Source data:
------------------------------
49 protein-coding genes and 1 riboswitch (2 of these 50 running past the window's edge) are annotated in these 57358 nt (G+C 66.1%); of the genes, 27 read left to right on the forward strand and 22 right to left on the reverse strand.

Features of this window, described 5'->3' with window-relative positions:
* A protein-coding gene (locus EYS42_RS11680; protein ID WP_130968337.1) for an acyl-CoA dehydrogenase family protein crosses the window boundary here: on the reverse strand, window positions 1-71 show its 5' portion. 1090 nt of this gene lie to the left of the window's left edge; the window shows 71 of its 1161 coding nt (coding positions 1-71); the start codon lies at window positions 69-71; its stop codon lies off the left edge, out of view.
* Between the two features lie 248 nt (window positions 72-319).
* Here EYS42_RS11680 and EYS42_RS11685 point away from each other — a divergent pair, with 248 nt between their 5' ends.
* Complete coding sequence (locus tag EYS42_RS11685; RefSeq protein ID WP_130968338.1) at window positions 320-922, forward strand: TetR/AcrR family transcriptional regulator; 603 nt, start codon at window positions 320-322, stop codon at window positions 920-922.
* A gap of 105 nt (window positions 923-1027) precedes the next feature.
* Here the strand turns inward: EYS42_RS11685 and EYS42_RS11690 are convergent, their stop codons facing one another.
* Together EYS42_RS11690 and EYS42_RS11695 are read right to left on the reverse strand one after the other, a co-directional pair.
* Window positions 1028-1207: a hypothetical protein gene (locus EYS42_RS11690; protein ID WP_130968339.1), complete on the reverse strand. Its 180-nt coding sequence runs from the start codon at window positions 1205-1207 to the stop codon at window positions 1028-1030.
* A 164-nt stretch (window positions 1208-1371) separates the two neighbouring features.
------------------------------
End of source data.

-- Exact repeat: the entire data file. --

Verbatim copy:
49 protein-coding genes and 1 riboswitch (2 of these 50 running past the window's edge) are annotated in these 57358 nt (G+C 66.1%); of the genes, 27 read left to right on the forward strand and 22 right to left on the reverse strand.

Features of this window, described 5'->3' with window-relative positions:
* A protein-coding gene (locus EYS42_RS11680; protein ID WP_130968337.1) for an acyl-CoA dehydrogenase family protein crosses the window boundary here: on the reverse strand, window positions 1-71 show its 5' portion. 1090 nt of this gene lie to the left of the window's left edge; the window shows 71 of its 1161 coding nt (coding positions 1-71); the start codon lies at window positions 69-71; its stop codon lies off the left edge, out of view.
* Between the two features lie 248 nt (window positions 72-319).
* Here EYS42_RS11680 and EYS42_RS11685 point away from each other — a divergent pair, with 248 nt between their 5' ends.
* Complete coding sequence (locus tag EYS42_RS11685; RefSeq protein ID WP_130968338.1) at window positions 320-922, forward strand: TetR/AcrR family transcriptional regulator; 603 nt, start codon at window positions 320-322, stop codon at window positions 920-922.
* A gap of 105 nt (window positions 923-1027) precedes the next feature.
* Here the strand turns inward: EYS42_RS11685 and EYS42_RS11690 are convergent, their stop codons facing one another.
* Together EYS42_RS11690 and EYS42_RS11695 are read right to left on the reverse strand one after the other, a co-directional pair.
* Window positions 1028-1207: a hypothetical protein gene (locus EYS42_RS11690; protein ID WP_130968339.1), complete on the reverse strand. Its 180-nt coding sequence runs from the start codon at window positions 1205-1207 to the stop codon at window positions 1028-1030.
* A 164-nt stretch (window positions 1208-1371) separates the two neighbouring features.